Last time, we examined the effects of consuming too much sodium in the body. Let’s dig a little deeper. Having salt in our diets is not a bad thing and is also unavoidable.  Rather, it is the amount of salt people eat in a day that is unhealthy. Many people think that cooking without salt will result in bland food.  Yet, I rarely cook with salt and my foods offer incredible flavor.  I use many herbs and spices to add that punch, making salt unnecessary and my body fitting in my clothes without that bloated feeling.

Several store-bought foods contain more than enough salt already, prior to preparation,  including smoked or cured meats, cheeses, and pastas, to name a few. When cooking with foods high in sodium, such as these, try flavoring with herbs and spices instead of adding extra salt. Trust me, you won’t even miss the salt!

If you do happen to eat a meal high in sodium, you will retain water and likely be very thirsty. Eat a banana or drink milk to counteract the sodium. Also, eating parsley or drinking tea acts as a natural diuretic to rid the body of excess sodium.

Additionally, most would think that store-bought dressings are good for you, especially if the bottle says “fat free” on them.  Wrong!!!! They are loaded with salt, sugar, and other ingredients that we do not need. All “fat free” products strip the fats and replace them with sugars. Why not make your own homemade salad dressings instead? Not only will you know what you’re putting in them, it will save you money as well! If you are unable to make an item at home, the “light” and  “reduced fat” options are the healthier way to go.

Homemade Vinaigrette Dressing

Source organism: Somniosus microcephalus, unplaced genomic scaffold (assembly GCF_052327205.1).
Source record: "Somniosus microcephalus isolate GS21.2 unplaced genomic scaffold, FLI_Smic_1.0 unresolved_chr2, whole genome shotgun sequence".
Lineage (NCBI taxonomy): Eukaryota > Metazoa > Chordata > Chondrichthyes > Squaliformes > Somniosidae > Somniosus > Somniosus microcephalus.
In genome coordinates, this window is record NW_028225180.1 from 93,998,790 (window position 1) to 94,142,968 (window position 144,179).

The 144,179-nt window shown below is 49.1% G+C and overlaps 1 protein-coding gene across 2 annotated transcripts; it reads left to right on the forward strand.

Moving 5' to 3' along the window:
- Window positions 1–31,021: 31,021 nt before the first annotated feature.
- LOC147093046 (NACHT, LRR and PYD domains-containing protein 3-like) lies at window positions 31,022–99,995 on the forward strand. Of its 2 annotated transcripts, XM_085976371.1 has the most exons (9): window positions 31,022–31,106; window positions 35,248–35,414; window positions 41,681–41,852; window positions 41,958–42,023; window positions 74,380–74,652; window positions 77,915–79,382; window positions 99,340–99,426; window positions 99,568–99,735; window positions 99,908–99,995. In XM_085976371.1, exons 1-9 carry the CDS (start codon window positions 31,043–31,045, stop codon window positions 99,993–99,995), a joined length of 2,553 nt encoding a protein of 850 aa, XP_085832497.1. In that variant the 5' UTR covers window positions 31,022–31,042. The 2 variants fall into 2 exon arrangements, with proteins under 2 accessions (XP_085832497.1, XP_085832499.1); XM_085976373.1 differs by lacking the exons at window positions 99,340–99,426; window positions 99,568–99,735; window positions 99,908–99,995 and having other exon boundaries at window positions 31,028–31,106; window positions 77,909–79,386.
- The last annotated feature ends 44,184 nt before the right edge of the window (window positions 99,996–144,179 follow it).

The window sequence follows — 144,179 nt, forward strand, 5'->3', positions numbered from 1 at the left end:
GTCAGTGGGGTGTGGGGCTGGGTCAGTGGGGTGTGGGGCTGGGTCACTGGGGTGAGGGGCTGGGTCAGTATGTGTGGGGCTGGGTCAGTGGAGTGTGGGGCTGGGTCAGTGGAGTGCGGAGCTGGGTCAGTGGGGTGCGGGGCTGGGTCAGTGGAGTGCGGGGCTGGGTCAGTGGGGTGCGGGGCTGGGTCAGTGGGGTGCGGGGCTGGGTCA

1-2 cloves grated/finely chopped garlic

1-2 Tbsp Dijon mustard

¼ cup soy sauce (low sodium)

¼ cup vinegar

1 finely chopped/grated shallot (optional)

½ lemon

¼ cup extra virgin olive oil

ground black pepper to taste



  1. Whisk garlic, Dijon mustard, soy sauce, vinegar, shallot (optional), lemon juice, olive oil, and pepper in a bowl. Makes roughly 1 cup.



Original Ingredient:

Replace With:

garlic cloves

⅛ – ¼ tsp garlic powder or ½ tsp minced garlic

soy sauce

gluten- free soy sauce, tamari sauce, teriyaki sauce, or nama shoyu


balsamic vinegar, white balsamic vinegar, rice wine vinegar, red wine vinegar, white wine vinegar, sherry vinegar, apple cider vinegar, or any type of vinegar


¼ onion





– Simply grate garlic with a zester/grater to make garlic paste.

– For an alternate way to make garlic paste, peel and finely chop garlic.  Add a pinch or two of salt on top of garlic and rub garlic repeatedly with sides of knife.

– Rub fingers on stainless steel underneath water to remove garlic smell from hands.

– Mashing/cracking garlic first allows for easier peeling